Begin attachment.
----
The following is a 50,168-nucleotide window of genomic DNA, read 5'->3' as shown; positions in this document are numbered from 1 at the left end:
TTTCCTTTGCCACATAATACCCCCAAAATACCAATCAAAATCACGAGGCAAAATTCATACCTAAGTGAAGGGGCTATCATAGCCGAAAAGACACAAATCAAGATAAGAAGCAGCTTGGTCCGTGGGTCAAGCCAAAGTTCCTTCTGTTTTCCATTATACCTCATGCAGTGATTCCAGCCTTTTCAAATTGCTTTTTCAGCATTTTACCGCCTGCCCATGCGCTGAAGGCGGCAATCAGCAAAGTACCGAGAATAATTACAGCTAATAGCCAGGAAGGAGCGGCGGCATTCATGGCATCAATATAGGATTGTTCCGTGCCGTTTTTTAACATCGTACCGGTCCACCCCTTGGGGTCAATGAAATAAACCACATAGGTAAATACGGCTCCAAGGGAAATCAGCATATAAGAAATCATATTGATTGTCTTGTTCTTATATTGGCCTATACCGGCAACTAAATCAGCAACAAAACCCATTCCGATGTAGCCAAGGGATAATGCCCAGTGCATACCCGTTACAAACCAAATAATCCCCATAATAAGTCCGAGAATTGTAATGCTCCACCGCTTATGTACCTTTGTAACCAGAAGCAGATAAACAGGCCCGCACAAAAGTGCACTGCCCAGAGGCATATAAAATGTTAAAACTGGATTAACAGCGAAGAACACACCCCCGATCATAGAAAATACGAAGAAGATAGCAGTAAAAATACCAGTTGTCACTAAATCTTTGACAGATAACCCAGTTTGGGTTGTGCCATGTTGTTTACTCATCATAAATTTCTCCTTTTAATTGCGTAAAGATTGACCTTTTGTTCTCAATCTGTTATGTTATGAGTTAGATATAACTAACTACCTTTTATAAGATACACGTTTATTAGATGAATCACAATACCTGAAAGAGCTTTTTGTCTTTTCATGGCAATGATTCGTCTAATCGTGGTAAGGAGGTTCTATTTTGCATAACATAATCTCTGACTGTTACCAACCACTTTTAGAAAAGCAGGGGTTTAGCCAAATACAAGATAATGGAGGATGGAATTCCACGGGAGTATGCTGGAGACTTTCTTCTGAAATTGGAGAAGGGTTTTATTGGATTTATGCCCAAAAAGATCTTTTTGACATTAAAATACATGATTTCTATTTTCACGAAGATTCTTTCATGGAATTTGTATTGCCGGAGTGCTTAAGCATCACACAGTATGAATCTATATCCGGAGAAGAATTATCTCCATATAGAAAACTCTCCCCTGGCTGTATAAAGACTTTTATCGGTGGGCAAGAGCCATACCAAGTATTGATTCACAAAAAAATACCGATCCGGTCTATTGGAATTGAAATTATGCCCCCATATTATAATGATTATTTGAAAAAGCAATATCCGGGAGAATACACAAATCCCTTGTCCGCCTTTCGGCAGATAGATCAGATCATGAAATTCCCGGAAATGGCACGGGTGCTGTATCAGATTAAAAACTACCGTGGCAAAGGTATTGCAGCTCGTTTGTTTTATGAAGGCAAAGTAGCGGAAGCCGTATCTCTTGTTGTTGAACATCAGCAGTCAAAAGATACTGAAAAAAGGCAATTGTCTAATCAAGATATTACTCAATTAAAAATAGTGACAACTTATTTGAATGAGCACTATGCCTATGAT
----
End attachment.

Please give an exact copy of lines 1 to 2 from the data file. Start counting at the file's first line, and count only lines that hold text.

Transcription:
The following is a 50,168-nucleotide window of genomic DNA, read 5'->3' as shown; positions in this document are numbered from 1 at the left end:
TTTCCTTTGCCACATAATACCCCCAAAATACCAATCAAAATCACGAGGCAAAATTCATACCTAAGTGAAGGGGCTATCATAGCCGAAAAGACACAAATCAAGATAAGAAGCAGCTTGGTCCGTGGGTCAAGCCAAAGTTCCTTCTGTTTTCCATTATACCTCATGCAGTGATTCCAGCCTTTTCAAATTGCTTTTTCAGCATTTTACCGCCTGCCCATGCGCTGAAGGCGGCAATCAGCAAAGTACCGAGAATAATTACAGCTAATAGCCAGGAAGGAGCGGCGGCATTCATGGCATCAATATAGGATTGTTCCGTGCCGTTTTTTAACATCGTACCGGTCCACCCCTTGGGGTCAATGAAATAAACCACATAGGTAAATACGGCTCCAAGGGAAATCAGCATATAAGAAATCATATTGATTGTCTTGTTCTTATATTGGCCTATACCGGCAACTAAATCAGCAACAAAACCCATTCCGATGTAGCCAAGGGATAATGCCCAGTGCATACCCGTTACAAACCAAATAATCCCCATAATAAGTCCGAGAATTGTAATGCTCCACCGCTTATGTACCTTTGTAACCAGAAGCAGATAAACAGGCCCGCACAAAAGTGCACTGCCCAGAGGCATATAAAATGTTAAAACTGGATTAACAGCGAAGAACACACCCCCGATCATAGAAAATACGAAGAAGATAGCAGTAAAAATACCAGTTGTCACTAAATCTTTGACAGATAACCCAGTTTGGGTTGTGCCATGTTGTTTACTCATCATAAATTTCTCCTTTTAATTGCGTAAAGATTGACCTTTTGTTCTCAATCTGTTATGTTATGAGTTAGATATAACTAACTACCTTTTATAAGATACACGTTTATTAGATGAATCACAATACCTGAAAGAGCTTTTTGTCTTTTCATGGCAATGATTCGTCTAATCGTGGTAAGGAGGTTCTATTTTGCATAACATAATCTCTGACTGTTACCAACCACTTTTAGAAAAGCAGGGGTTTAGCCAAATACAAGATAATGGAGGATGGAATTCCACGGGAGTATGCTGGAGACTTTCTTCTGAAATTGGAGAAGGGTTTTATTGGATTTATGCCCAAAAAGATCTTTTTGACATTAAAATACATGATTTCTATTTTCACGAAGATTCTTTCATGGAATTTGTATTGCCGGAGTGCTTAAGCATCACACAGTATGAATCTATATCCGGAGAAGAATTATCTCCATATAGAAAACTCTCCCCTGGCTGTATAAAGACTTTTATCGGTGGGCAAGAGCCATACCAAGTATTGATTCACAAAAAAATACCGATCCGGTCTATTGGAATTGAAATTATGCCCCCATATTATAATGATTATTTGAAAAAGCAATATCCGGGAGAATACACAAATCCCTTGTCCGCCTTTCGGCAGATAGATCAGATCATGAAATTCCCGGAAATGGCACGGGTGCTGTATCAGATTAAAAACTACCGTGGCAAAGGTATTGCAGCTCGTTTGTTTTATGAAGGCAAAGTAGCGGAAGCCGTATCTCTTGTTGTTGAACATCAGCAGTCAAAAGATACTGAAAAAAGGCAATTGTCTAATCAAGATATTACTCAATTAAAAATAGTGACAACTTATTTGAATGAGCACTATGCCTATGAT